“Part of ‘storage’ is actually how you perceive your counter space,” says Payne. “If there’s a lot of stuff out or on the counter, you automatically think ‘I need more storage’ but that might not be true. You might just not be putting the right things in the right spaces.”
Whatever you do, make sure you’re accounting for enough space for your appliances—whether on your counter or in cabinets.
Payne says she had a client who requested that her Vitamix remain on the counter since she uses it every day. Luckily, Payne knew in advance that a Vitamix is 20 inches tall and the standard gap between a counter and upper cabinets is 18 inches, so she was able to plan accordingly.
“Those things that you use every day that you want on your counter, just make sure that you make space in your layout,” she says.
7. Give yourself an appliance pantry
“This is for those with a larger-size kitchen, but if you have it, I would go for it,” says Eisenberg.
An appliance pantry can be as simple as a dedicated cabinet space that houses your blenders, toasters, really anything with a plug. But you can also get a little more specific with this space.
“I’ve been seeing coffee pantries pop up everywhere,” says Eisenberg. “This is a concealed cabinet that houses a coffee machine, cups, power, and even a water supply so you have everything you need to make the perfect morning cup.”
8. Take your cabinets all the way up to the ceiling
“One of the easiest ways to add storage is by taking your cabinets all the way to the ceiling,” says Magel.
Magel also suggests adding a ladder in the design plan so that you can actually reach that top cabinet space.
9. Invest in a stylish step stool
If you’re not interested in adding more cabinetry, that doesn’t mean that you can’t take advantage of the space above your cabinets for extra storage.
Payne suggests investing in a chic step stool that you don’t mind keeping in your kitchen so that those high-up spaces don’t become unused or forgotten spaces.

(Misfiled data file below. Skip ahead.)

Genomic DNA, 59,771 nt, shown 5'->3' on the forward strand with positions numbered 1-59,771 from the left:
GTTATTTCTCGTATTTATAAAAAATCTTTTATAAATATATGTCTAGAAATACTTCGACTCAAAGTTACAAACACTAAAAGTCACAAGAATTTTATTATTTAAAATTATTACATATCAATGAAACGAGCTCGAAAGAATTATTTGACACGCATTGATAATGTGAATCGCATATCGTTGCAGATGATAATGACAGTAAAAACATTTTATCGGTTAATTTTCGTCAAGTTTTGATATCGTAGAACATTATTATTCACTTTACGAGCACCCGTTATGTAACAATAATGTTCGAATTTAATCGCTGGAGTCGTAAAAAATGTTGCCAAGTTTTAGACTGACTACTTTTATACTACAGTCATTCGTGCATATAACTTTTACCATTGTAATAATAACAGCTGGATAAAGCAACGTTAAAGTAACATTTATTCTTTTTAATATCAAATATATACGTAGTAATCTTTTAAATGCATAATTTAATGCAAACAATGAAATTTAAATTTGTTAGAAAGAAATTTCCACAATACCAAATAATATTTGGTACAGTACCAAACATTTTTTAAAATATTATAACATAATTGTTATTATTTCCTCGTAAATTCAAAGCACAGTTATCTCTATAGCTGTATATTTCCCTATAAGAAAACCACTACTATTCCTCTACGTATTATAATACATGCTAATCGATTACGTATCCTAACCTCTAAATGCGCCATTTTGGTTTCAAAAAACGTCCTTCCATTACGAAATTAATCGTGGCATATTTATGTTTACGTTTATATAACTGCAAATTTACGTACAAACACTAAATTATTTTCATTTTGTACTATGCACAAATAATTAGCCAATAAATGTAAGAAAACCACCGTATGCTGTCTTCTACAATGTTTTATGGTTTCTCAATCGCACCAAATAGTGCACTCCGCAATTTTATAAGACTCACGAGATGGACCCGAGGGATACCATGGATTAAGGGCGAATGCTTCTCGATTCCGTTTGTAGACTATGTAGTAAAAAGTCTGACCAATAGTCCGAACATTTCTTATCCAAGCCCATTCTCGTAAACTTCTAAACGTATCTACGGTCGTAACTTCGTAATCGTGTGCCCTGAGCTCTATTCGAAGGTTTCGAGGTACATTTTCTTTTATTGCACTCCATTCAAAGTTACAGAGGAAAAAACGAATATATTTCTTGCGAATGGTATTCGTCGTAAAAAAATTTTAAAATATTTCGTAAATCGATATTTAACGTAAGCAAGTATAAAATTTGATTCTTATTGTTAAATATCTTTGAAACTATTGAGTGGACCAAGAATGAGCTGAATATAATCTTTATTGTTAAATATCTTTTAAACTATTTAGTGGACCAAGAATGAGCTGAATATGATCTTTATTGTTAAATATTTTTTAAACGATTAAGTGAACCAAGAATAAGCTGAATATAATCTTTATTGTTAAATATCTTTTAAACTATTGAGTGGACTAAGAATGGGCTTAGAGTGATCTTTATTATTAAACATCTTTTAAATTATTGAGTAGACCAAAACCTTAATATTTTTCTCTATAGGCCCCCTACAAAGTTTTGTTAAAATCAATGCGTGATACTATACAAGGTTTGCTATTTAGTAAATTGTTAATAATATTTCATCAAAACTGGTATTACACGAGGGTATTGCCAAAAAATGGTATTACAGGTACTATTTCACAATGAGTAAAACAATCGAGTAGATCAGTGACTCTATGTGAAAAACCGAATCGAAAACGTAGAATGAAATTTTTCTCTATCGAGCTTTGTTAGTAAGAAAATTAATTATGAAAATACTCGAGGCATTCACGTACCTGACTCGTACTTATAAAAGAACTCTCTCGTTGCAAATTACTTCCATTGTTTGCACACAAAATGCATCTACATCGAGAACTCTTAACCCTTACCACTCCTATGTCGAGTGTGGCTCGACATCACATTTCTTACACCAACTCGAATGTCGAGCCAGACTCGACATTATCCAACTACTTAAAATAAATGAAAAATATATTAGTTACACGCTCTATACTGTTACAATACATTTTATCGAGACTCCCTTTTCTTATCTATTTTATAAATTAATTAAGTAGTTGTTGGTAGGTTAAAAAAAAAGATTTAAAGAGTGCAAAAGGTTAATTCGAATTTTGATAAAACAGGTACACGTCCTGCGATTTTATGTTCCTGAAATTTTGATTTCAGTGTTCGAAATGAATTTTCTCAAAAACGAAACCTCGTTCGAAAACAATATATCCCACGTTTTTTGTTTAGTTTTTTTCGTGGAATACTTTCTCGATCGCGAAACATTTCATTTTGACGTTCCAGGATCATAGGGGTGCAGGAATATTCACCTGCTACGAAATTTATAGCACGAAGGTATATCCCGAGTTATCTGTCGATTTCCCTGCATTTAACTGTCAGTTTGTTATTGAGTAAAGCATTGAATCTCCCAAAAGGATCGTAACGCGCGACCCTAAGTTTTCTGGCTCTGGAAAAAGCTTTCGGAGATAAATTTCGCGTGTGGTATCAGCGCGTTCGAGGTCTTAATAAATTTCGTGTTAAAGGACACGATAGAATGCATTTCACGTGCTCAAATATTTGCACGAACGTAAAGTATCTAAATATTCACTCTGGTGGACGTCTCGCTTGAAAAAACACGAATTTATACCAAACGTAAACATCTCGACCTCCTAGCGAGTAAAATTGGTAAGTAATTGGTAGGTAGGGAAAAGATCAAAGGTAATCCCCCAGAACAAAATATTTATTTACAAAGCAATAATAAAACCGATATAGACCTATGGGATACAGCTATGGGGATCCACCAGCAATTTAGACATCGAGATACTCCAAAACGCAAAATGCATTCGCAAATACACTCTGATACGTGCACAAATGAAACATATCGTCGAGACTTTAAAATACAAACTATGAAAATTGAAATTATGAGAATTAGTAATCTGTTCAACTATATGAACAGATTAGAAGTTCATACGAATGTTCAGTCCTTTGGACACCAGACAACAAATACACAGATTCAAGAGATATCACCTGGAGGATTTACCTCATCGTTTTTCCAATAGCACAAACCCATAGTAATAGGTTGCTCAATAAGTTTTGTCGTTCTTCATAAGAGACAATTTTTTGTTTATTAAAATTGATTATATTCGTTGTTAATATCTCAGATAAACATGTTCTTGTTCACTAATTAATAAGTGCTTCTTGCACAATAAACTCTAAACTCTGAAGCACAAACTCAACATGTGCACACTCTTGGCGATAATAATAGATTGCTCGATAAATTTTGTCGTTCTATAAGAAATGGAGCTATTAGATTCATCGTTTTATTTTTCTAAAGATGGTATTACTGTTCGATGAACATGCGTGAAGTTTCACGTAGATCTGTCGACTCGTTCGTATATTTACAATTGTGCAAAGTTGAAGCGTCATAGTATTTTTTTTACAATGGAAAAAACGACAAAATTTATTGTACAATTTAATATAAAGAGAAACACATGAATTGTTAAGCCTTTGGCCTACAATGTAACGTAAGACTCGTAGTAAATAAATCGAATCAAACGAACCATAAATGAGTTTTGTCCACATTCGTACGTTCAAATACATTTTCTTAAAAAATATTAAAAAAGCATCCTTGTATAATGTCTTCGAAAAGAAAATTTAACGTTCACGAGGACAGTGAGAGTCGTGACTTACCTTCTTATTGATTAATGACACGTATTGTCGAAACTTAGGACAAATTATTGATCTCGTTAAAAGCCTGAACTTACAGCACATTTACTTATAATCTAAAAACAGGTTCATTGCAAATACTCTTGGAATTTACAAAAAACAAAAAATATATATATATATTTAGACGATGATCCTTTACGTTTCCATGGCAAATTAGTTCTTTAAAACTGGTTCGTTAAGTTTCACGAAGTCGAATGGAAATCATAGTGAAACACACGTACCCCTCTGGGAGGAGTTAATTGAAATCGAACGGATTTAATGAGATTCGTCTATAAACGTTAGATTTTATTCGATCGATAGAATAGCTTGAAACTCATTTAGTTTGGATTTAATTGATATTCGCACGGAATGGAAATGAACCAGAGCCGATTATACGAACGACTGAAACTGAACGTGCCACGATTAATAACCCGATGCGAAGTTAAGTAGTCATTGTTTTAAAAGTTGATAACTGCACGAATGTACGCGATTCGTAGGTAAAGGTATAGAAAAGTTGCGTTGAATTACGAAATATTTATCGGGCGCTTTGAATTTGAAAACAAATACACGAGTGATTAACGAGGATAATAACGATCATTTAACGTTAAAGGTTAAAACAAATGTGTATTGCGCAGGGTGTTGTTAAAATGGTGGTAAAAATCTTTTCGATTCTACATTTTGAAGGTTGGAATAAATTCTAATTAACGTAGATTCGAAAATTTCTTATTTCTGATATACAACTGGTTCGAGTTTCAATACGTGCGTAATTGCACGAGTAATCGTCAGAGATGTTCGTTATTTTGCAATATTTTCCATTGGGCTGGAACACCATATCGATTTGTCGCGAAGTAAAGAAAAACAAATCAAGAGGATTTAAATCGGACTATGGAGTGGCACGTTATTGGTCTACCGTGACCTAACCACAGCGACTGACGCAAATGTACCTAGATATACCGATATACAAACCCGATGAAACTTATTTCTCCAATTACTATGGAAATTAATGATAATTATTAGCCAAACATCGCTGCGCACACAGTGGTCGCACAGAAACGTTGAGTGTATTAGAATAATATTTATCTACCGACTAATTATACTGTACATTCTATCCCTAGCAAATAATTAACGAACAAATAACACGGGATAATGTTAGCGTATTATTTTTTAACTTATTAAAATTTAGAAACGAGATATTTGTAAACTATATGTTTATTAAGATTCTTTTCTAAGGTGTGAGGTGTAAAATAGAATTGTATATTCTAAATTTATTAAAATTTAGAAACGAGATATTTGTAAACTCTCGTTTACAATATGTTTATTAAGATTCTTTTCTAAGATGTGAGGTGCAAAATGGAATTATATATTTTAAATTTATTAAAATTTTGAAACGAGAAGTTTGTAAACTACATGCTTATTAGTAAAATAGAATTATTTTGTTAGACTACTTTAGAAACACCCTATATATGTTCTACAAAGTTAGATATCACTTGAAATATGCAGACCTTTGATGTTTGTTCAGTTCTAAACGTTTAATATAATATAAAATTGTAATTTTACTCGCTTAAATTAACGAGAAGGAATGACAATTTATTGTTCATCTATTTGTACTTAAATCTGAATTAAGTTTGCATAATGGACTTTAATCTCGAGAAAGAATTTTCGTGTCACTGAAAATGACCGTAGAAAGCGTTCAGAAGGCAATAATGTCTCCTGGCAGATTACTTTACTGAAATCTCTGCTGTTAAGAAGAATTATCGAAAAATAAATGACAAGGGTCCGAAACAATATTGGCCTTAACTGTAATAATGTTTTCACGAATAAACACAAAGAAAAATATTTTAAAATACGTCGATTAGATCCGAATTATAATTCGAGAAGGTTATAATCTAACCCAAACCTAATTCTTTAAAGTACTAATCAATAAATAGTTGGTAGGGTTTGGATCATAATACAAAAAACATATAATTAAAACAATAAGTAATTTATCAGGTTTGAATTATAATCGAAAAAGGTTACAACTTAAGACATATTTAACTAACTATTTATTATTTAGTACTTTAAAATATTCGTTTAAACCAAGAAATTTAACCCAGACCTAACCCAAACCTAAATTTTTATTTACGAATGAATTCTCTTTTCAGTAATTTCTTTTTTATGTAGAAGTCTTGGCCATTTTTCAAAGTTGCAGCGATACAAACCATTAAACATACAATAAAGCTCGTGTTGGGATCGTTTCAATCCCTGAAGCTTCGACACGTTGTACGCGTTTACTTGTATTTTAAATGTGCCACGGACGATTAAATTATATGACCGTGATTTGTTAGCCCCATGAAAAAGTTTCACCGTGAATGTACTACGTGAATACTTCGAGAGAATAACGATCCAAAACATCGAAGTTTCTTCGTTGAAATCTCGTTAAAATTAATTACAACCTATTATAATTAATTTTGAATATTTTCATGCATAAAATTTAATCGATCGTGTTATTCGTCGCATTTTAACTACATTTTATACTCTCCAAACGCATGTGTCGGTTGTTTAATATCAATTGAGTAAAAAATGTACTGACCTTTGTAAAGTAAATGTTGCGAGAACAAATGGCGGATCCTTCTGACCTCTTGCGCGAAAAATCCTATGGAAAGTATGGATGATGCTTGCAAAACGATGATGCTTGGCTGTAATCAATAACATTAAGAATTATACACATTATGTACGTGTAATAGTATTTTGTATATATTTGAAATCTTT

“Don’t think of it as unreachable space (which means unusable space). Just get a nice step stool so you can access it,” she says.
Yes, “stylish step stool” might sound like an oxymoron, but there really are cute options out there. Think: colorful aluminum step stools, warm wood craftsman-style step stools, splurgey but sleek lacquered wood, low stools with cool industrial style, or the endlessly customizable IKEA BEKVAM stool.
10. Consider going vintage
Heath says to not be afraid to “think outside the cabinet” when considering your storage options.
“For any space that needs a lot of storage, my first suggestion is to diversify your storage solutions. Not everything needs to be hidden behind cabinet doors,” says Heath.
For example, she says, perhaps you have a vintage hutch you’d love to display your dinnerware on instead of adding more cabinets on a wall.
Eisenberg echoes that. “I look for storage options that will hold everything while aligning with the overall vibe of the space,” she says. “Maybe it’s a vintage wardrobe that fits perfectly into an eclectic style room that houses anything from toys, to extra blankets, to those knick-knacks you love, but don’t want everyone to see when visiting.”
11. Pick free-standing storage items that you actually like to look at
It’s easy to pick up a generic plastic bin, but a little bit of thought here goes a long way.
“For open storage areas, look for containers that can double as decor,” says Heath. “On my kitchen’s long open shelves, I keep all of my extra dish towels hidden in woven baskets and let some of my favorite serving bowls hold fresh produce.”
12. Add railings for hanging storage
“I love using contemporary iron or brass rails to store some of my most-used kitchen tools,” says Heath. You can find plenty of railing options at IKEA, which also carries accessories like bins and hooks that you can add to them to make the most of the space.
Health’s tip to keep this practical storage looking chic? “Try mixing a variety of materials on the rails like a cast iron pan, wooden spoons, linen towels, or metal measuring cups to create some balance,” she says.
Pot racks, peg boards, and hooks for mugs will also help you take advantage of every last bit of wall (and ceiling) space.